By Vince Giuliano
Among infectious bacteria, talk is not cheap.
Quorum sensing (QS) is a fundamental biological process involving how cells in assemblages sense and communicate and cooperate with each other. It applies to bacterial colonies as well as to animal cells in organs. This Part 1 blog entry relates to survival-based signaling among bacteria. It is possible that the ravages of many infectious diseases can be averted by the use of substances to interrupt QS signaling. Plant-based substances hold particular promise in this regard. This blog covers current and recent research related to this hypothesis. Much of the relevant research is quite new and I cite several 2013 publications. A Quorum Sensing Part 2 blog entry is concerned with:
- The importance of molecular packing of signaling molecules into vesicles and exosomes,
- The highly social multi-bacteria nature of important infectious diseases,
- The roles of QS in biofilm formation,
- Molecular messaging of cells in response to infection and stresses,
- The role of QS in wound healing, and
- The roles of QS in periodontal disease and the formation of tooth cavities.
Along with the discovery of quorum sensing came the realization that infectious bacteria are highly social entities who cooperate in multiple ways for their survival. The 2013 publication Impacts of quorum sensing on microbial metabolism and human health provides an overview: “Bacteria were considered to be lonely ‘mutes’ for hundreds of years. However, recently it was found that bacteria usually coordinate their behaviors at the population level by producing (speaking), sensing (listening), and responding to small signal molecules. This so-called quorum sensing (QS) regulation enables bacteria to live in a ‘society’ with cell-cell communication and controls many important bacterial behaviors. In this chapter, QS systems and their signal molecules for Gram-negative and Gram-positive bacteria are introduced. Most interestingly, QS regulates the important bacterial behaviors such as metabolism and pathogenesis. QS-regulated microbial metabolism includes antibiotic synthesis, pollutant biodegradation, and bioenergy production, which are very relevant to human health. QS is also well-known for its involvement in bacterial pathogenesis, such as iin nfections by Pseudomonas aeruginosa and Staphylococcus aureus. Novel disease diagnosis strategies and antimicrobial agents have also been developed based on QS regulation on bacterial infections. In addition, to meet the requirements for the detection/quantification of QS signaling molecules for research and application, different biosensors have been constructed, which will also be reviewed here. QS regulation is essential to bacterial survival and important to human health. A better understanding of QS could lead better control/manipulation of bacteria, thus making them more helpful to people.”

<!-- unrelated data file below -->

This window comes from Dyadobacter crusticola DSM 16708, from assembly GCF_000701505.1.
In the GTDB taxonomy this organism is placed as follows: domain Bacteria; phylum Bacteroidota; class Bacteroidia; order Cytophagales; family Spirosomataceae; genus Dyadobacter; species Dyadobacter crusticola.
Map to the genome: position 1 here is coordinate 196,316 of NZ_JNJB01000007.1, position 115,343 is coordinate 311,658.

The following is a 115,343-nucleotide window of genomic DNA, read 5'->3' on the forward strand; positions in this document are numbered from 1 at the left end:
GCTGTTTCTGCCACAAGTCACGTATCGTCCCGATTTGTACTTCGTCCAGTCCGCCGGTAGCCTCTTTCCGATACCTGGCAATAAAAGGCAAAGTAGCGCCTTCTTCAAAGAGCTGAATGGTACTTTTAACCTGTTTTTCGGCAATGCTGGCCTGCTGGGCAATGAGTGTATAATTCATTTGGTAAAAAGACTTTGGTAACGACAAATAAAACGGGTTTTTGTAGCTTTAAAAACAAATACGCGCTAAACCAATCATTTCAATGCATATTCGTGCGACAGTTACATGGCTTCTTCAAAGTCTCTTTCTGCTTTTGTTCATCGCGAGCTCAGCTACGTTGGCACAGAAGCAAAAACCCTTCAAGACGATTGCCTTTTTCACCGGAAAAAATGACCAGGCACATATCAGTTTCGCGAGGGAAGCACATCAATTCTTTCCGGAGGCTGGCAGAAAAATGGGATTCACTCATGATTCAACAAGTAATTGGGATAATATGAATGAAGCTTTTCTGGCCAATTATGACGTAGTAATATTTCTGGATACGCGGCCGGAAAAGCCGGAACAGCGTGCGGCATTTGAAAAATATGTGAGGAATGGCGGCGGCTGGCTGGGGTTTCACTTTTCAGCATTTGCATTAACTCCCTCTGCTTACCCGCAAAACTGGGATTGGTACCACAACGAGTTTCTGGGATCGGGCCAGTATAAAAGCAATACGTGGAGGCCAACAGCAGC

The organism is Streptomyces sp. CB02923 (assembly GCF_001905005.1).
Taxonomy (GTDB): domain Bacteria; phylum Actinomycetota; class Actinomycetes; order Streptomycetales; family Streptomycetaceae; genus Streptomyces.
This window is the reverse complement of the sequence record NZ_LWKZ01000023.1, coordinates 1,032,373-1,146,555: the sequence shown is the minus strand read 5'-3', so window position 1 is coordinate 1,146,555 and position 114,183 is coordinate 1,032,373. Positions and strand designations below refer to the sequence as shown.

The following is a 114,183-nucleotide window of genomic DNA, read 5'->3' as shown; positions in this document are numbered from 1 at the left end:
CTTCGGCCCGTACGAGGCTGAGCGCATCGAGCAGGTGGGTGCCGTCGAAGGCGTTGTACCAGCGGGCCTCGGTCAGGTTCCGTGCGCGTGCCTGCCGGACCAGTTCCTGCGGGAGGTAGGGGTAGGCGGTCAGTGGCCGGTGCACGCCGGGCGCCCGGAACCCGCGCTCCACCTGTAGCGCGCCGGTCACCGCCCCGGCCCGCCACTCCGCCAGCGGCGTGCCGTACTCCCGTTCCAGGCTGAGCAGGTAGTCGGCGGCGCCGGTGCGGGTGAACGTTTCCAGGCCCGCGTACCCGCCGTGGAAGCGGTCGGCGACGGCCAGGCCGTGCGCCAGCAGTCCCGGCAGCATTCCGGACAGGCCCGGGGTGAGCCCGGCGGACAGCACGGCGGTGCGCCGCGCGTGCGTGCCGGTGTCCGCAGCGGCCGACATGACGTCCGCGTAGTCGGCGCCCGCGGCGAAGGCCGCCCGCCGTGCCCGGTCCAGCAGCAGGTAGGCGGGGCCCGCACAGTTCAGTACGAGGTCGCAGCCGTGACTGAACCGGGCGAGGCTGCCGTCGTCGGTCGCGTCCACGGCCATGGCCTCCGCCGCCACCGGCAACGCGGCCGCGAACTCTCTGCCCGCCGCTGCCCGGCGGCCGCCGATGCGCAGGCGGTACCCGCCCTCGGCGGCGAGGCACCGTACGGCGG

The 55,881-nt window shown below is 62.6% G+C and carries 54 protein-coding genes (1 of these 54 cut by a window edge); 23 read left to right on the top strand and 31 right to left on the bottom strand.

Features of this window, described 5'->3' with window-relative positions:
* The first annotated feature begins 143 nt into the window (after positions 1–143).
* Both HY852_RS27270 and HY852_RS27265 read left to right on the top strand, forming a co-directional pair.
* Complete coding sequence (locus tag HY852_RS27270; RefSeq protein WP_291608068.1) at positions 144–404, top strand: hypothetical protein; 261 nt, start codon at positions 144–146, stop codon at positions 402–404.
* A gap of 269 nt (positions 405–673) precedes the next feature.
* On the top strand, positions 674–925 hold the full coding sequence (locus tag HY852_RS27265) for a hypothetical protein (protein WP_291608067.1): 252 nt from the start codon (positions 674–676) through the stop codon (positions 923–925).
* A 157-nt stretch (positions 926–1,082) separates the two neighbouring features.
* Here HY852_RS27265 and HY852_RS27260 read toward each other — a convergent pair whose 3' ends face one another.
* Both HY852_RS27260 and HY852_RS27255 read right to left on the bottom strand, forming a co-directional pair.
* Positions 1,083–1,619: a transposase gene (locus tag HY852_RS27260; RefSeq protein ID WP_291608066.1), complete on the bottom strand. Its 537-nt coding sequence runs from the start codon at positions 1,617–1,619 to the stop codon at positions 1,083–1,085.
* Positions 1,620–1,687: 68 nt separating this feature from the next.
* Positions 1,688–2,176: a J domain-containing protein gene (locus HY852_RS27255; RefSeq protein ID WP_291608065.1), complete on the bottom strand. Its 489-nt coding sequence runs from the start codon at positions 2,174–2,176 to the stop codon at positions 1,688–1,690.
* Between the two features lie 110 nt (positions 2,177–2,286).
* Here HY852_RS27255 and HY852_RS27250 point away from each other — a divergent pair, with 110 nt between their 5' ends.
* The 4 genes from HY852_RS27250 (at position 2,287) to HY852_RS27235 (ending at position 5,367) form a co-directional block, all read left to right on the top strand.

What is quorum sensing? The basics related to bacteria
Quorum sensing (QS) is a signaling process used by many Gram-negative and Gram-positive bacteria to monitor their own population density and coordinate gene regulation so as to determine collective behavior. By knowing how many other bacterial cells are present, bacteria can trigger genes that radically affect individual cell behavior and as a result behavior of a whole colony of cells. For example a colony of bioluminescent bacteria can remain dark until quorum sensing determines there is a critical density of such bacteria, at which point the entire colony lights up at once. Another example of action that can result from a quorum sensing trigger point is cells starting to secrete substances that will make up a protective biofilm for a cell colony. Another cell action that can be triggered by quorum sensing in many bacteria is the release of cytotoxic chemicals that attack a host organism. Based on the quorum sensing, essentially all the bacteria switch at once to being aggressive warriors.. This strategy is used, for example by Pseudomonas aeruginosa, which causes infections in patients with compromised immune systems and cystic fibrosis. The bacteria do not launch an attack on a patient until their quorum sensing mechanisms tell them that they are in sufficient numbers to possibly succeed. Then they attack all at once. The evolutionary advantage to the bacteria is that they can hide out without being noticed in the host organism until they have multiplied sufficiently. If they don’t maintain a low profile, they could be wiped out in the initial stage by the hosts immune system. These are natural “sleeper cells.”
Signaling is via cell-secreted signaling molecules called autoinducers. Each autoinducer signaling molecule is highly specific to the bacterial species involved, and activates cell-membrane sensors in other bacteria of the same species. In the case of Gram-negative bacteria N-acyl homoserine lactone (AHL) autoinducer signal molecules are employed. Quorum-sensing circuits have been identified in over 25 species of Gram-negative bacteria. “Gram-positive bacteria employ secreted peptides processed from precursors, that can be used as autoinducers for QS — Signals are actively exported outside the cell, where they interact with the external domains of membrane-bound sensor proteins. The transduction of a signal generated by a phosphorylation cascade culminates in the activation of a DNA-binding protein, that influences the transcription of specific genes, so that each sensor protein is highly selective for a given peptide signal. In Gram-positive bacteria, a peptide signal precursor locus is translated into a precursor protein that is cleaved to produce the processed peptide autoinducer signal. This signal is then usually transported out of the cell via an ABC transporter(from Quorum Sensing and Phytochemicals, 2013).”